There have been some intriguing events in recent days, giving insights into how various political groupings intend to approach the forthcoming local elections. I begin with one of our quieter boroughs, Halton, suddenly replete with hopeful announcements of future developments. Good news galore, you might say, including the council’s intention to turn Runcorn into a tourist hot spot, no less. Joining a publicity shot concerning canal-centred development was local MP Derek Twigg, and what appeared to be two Buddhist monks!! We are also told that the new Mersey Gateway bridge means hundreds of new jobs for the town, along with increasing real estate values – just as major new road works commence.
Knowsley has kept a low profile of late, although I am being told that the Labour monopoly in Kirkby is set to be challenged again by local residents, tired of waiting for the long-overdue – and promised – town centre renewal. Last time out, Labour complacency was shaken by set backs in Prescot and in Halewood. Is Kirkby set to join the club?
Neighbouring St Helens remains preoccupied with the Labour group’s internal rivalries, whilst Sefton’s ruling Labour group faces stiff opposition to the proliferation of proposed housing developments and their potential effect on green space. Such is the nature of local council fortunes as elections loom. Like all local authorities, those of our city-region perpetually face difficult decisions which must be taken. It is at election time when the council tax payer has the opportunity to exercise their franchise regardless of the claims and counter-claims of the different political parties. Even within those parties, it is far from clear cut to predict the outcomes of the election.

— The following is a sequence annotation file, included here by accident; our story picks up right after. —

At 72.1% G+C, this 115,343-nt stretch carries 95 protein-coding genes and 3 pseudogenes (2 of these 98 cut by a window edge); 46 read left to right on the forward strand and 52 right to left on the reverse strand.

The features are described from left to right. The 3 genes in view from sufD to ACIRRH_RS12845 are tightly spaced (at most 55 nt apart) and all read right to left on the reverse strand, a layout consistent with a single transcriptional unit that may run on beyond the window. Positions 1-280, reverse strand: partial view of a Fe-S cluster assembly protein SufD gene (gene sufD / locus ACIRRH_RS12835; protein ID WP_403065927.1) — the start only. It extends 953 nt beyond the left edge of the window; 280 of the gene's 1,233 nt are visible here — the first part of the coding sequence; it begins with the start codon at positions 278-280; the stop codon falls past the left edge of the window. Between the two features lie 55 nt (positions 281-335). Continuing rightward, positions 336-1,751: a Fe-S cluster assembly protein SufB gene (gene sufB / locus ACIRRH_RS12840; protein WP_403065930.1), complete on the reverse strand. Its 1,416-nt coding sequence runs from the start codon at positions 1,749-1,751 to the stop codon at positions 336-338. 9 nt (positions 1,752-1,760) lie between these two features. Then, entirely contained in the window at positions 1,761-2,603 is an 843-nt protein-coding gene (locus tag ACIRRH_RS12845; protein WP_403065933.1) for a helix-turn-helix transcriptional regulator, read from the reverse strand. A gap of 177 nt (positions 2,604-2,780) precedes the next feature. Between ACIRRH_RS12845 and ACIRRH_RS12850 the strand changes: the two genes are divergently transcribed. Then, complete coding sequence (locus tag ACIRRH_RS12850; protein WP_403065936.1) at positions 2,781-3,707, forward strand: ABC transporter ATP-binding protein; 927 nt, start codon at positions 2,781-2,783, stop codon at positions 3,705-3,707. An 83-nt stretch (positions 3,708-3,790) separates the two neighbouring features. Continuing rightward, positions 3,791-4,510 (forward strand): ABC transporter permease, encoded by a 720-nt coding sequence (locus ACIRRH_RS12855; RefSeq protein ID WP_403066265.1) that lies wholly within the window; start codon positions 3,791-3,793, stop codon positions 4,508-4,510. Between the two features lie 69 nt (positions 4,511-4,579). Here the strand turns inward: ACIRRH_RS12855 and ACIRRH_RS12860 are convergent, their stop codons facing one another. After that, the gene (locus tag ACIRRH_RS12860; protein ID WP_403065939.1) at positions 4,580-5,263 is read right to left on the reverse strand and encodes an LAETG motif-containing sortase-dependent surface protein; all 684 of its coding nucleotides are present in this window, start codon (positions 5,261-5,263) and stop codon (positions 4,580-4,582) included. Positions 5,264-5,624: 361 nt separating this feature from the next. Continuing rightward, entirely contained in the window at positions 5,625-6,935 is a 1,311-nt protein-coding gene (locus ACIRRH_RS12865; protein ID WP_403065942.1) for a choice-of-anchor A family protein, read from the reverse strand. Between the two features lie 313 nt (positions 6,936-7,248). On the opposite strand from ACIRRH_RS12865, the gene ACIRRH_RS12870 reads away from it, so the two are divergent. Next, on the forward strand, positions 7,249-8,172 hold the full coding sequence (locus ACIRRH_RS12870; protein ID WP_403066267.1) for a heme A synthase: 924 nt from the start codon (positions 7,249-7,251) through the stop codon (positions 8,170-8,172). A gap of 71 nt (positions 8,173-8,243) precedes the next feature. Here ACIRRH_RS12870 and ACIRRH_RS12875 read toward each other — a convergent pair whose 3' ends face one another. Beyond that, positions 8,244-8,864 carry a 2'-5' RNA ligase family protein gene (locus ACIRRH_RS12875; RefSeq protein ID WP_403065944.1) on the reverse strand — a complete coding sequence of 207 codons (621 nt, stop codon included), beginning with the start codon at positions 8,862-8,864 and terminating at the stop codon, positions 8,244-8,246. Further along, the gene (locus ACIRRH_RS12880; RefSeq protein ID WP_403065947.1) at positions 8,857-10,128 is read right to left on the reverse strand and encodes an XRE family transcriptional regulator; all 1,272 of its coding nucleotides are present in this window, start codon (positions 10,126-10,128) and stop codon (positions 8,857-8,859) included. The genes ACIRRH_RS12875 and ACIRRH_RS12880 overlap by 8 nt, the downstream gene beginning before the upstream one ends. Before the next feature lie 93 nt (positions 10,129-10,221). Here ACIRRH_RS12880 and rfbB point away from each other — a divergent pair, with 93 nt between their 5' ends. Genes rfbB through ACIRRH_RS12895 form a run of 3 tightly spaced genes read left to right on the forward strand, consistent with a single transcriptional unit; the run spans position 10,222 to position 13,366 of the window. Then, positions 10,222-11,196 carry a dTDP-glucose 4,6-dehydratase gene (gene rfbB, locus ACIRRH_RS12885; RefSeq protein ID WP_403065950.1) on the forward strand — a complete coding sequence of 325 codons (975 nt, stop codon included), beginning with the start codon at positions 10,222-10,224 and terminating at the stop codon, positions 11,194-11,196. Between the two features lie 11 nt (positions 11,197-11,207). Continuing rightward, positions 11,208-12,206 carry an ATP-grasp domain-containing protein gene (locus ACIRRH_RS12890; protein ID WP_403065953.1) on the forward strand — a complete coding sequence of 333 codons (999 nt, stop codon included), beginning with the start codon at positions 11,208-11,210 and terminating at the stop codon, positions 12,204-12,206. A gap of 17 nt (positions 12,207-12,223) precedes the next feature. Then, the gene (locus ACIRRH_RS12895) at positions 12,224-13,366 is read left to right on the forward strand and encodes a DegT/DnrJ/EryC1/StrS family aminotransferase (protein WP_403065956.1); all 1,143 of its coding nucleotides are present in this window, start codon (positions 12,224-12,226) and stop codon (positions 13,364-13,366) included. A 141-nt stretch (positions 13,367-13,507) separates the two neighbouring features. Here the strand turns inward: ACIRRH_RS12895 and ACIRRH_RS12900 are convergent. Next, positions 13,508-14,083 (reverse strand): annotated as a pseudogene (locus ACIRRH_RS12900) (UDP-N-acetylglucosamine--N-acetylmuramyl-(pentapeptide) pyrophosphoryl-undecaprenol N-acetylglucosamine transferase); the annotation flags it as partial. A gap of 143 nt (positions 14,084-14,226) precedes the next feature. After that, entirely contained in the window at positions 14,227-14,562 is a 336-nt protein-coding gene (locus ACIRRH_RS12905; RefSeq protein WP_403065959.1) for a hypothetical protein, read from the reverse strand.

Take Wirral, for example. The resignations and deselections may or may not have a bearing on the election results. The divisions within the currently dominant Labour group – and, indeed, the wider Wirral Labour Party – are there for all to see. The mini-group of deselected Labour councillors may yet turn out to have a critical bearing on the council’s future. Perhaps, more important will be the battle to succeed Phil Davies as Labour group leader, and the concomitant redistribution of cabinet portfolios – that is, assuming that Labour retain control.
Come what may, I can see further political embarrassment for Wirral Labour. There are still concerns about retiring councillor Paul Dougherty. His registered address – Waterloo Building in Bridge Street – is the registered home to a number of extremely dodgy companies, together with their extremely dodgy directors. He remains central to the unexplained and hefty pay increases to senior officers of the Mersey Pension Fund. Perhaps a new intake of councillors will take these matters more seriously than has been the case hitherto.
Naturally, Liverpool will again stumble into the local election campaign with Joe leading the way like a poor man’s Donald Trump, although he is not yet facing the electorate himself. Still, he is there making more promises – or trashing old ones – with a cavalier disregard for reality. He has suddenly remembered the empty and unused state-of-the-art Parklands school in Speke. This has for years been costing the council taxpayer £4 million per annum, but he has failed to seal this massive financial drain.
However, he is now promising 1500 houses on the toxic International Garden Festival site (down from the 2500 previously promised). He says this might start in 2020, but his own professional officer , Chris Ridland, has pointed out to the mayor and his cabinet that remediation of the site could cost £30 million and take ten years. Finally, Joe has announced yet another city centre road scheme, beautifying the area around Lime Street and St John’s Gardens at a cost of a mere £67 million. Where all this money is to come from in these times of austerity, we can only guess. Still, it is election time.
One tiny sign of progress is the news that the council’s audit team is to look at long last at the scandal of the match-day car parks. True to form, the Echo has plagiarised what I have been saying for years – and still getting it wrong. There are three car parks which need to be looked at. The biggest – on the corner of Priory Road – appears to be outside of both the scope of the council audit and the Echo’s half-baked reportage. Ho hum, roll on May 2nd.